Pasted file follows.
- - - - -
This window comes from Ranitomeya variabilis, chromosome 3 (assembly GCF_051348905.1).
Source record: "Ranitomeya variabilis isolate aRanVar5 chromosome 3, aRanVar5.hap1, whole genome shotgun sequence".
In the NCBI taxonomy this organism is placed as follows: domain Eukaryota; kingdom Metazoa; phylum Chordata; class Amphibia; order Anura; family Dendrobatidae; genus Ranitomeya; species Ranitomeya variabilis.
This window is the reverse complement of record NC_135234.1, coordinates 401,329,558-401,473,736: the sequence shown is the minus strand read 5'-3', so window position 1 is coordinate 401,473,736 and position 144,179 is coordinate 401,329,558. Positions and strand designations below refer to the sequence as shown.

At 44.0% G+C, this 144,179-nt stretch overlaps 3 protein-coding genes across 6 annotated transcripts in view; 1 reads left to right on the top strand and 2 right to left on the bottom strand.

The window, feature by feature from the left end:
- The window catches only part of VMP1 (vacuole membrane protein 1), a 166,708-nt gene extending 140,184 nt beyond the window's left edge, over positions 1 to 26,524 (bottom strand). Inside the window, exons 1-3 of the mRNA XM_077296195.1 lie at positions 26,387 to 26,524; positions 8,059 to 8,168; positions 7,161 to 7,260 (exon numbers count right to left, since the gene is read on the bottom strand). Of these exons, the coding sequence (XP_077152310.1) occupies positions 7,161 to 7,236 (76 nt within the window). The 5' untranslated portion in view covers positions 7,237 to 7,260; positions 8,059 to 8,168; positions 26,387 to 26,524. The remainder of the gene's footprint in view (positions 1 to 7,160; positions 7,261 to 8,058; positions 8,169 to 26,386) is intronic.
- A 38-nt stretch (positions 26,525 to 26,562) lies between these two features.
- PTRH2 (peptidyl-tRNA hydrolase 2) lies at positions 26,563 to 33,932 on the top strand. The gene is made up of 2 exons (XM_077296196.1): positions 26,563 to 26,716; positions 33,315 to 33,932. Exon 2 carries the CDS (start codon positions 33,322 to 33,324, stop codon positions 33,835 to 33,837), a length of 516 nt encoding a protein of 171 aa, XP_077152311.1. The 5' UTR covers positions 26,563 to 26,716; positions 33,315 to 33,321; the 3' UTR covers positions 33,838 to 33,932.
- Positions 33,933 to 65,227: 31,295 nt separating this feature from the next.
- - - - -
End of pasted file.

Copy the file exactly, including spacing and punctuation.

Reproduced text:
This window comes from Ranitomeya variabilis, chromosome 3 (assembly GCF_051348905.1).
Source record: "Ranitomeya variabilis isolate aRanVar5 chromosome 3, aRanVar5.hap1, whole genome shotgun sequence".
In the NCBI taxonomy this organism is placed as follows: domain Eukaryota; kingdom Metazoa; phylum Chordata; class Amphibia; order Anura; family Dendrobatidae; genus Ranitomeya; species Ranitomeya variabilis.
This window is the reverse complement of record NC_135234.1, coordinates 401,329,558-401,473,736: the sequence shown is the minus strand read 5'-3', so window position 1 is coordinate 401,473,736 and position 144,179 is coordinate 401,329,558. Positions and strand designations below refer to the sequence as shown.

At 44.0% G+C, this 144,179-nt stretch overlaps 3 protein-coding genes across 6 annotated transcripts in view; 1 reads left to right on the top strand and 2 right to left on the bottom strand.

The window, feature by feature from the left end:
- The window catches only part of VMP1 (vacuole membrane protein 1), a 166,708-nt gene extending 140,184 nt beyond the window's left edge, over positions 1 to 26,524 (bottom strand). Inside the window, exons 1-3 of the mRNA XM_077296195.1 lie at positions 26,387 to 26,524; positions 8,059 to 8,168; positions 7,161 to 7,260 (exon numbers count right to left, since the gene is read on the bottom strand). Of these exons, the coding sequence (XP_077152310.1) occupies positions 7,161 to 7,236 (76 nt within the window). The 5' untranslated portion in view covers positions 7,237 to 7,260; positions 8,059 to 8,168; positions 26,387 to 26,524. The remainder of the gene's footprint in view (positions 1 to 7,160; positions 7,261 to 8,058; positions 8,169 to 26,386) is intronic.
- A 38-nt stretch (positions 26,525 to 26,562) lies between these two features.
- PTRH2 (peptidyl-tRNA hydrolase 2) lies at positions 26,563 to 33,932 on the top strand. The gene is made up of 2 exons (XM_077296196.1): positions 26,563 to 26,716; positions 33,315 to 33,932. Exon 2 carries the CDS (start codon positions 33,322 to 33,324, stop codon positions 33,835 to 33,837), a length of 516 nt encoding a protein of 171 aa, XP_077152311.1. The 5' UTR covers positions 26,563 to 26,716; positions 33,315 to 33,321; the 3' UTR covers positions 33,838 to 33,932.
- Positions 33,933 to 65,227: 31,295 nt separating this feature from the next.